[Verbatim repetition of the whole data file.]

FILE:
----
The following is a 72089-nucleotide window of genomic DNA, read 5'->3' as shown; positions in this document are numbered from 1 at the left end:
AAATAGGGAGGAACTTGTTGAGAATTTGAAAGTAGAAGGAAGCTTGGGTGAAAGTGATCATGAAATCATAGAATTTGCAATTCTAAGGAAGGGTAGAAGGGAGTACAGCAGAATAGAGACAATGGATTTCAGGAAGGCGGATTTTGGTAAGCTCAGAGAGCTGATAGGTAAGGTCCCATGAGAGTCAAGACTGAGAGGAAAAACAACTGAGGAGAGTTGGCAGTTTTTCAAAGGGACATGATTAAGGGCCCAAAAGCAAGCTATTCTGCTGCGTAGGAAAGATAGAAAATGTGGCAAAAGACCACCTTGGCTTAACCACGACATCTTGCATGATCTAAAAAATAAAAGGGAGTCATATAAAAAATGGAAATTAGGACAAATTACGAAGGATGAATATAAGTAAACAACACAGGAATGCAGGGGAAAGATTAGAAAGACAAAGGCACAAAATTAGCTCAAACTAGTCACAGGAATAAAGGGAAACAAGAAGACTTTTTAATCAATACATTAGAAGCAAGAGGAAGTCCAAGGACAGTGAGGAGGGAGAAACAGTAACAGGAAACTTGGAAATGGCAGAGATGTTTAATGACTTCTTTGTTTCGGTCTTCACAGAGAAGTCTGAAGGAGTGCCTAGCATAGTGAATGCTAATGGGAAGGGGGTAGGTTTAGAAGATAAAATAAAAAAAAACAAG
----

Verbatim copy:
The following is a 72089-nucleotide window of genomic DNA, read 5'->3' as shown; positions in this document are numbered from 1 at the left end:
AAATAGGGAGGAACTTGTTGAGAATTTGAAAGTAGAAGGAAGCTTGGGTGAAAGTGATCATGAAATCATAGAATTTGCAATTCTAAGGAAGGGTAGAAGGGAGTACAGCAGAATAGAGACAATGGATTTCAGGAAGGCGGATTTTGGTAAGCTCAGAGAGCTGATAGGTAAGGTCCCATGAGAGTCAAGACTGAGAGGAAAAACAACTGAGGAGAGTTGGCAGTTTTTCAAAGGGACATGATTAAGGGCCCAAAAGCAAGCTATTCTGCTGCGTAGGAAAGATAGAAAATGTGGCAAAAGACCACCTTGGCTTAACCACGACATCTTGCATGATCTAAAAAATAAAAGGGAGTCATATAAAAAATGGAAATTAGGACAAATTACGAAGGATGAATATAAGTAAACAACACAGGAATGCAGGGGAAAGATTAGAAAGACAAAGGCACAAAATTAGCTCAAACTAGTCACAGGAATAAAGGGAAACAAGAAGACTTTTTAATCAATACATTAGAAGCAAGAGGAAGTCCAAGGACAGTGAGGAGGGAGAAACAGTAACAGGAAACTTGGAAATGGCAGAGATGTTTAATGACTTCTTTGTTTCGGTCTTCACAGAGAAGTCTGAAGGAGTGCCTAGCATAGTGAATGCTAATGGGAAGGGGGTAGGTTTAGAAGATAAAATAAAAAAAAACAAG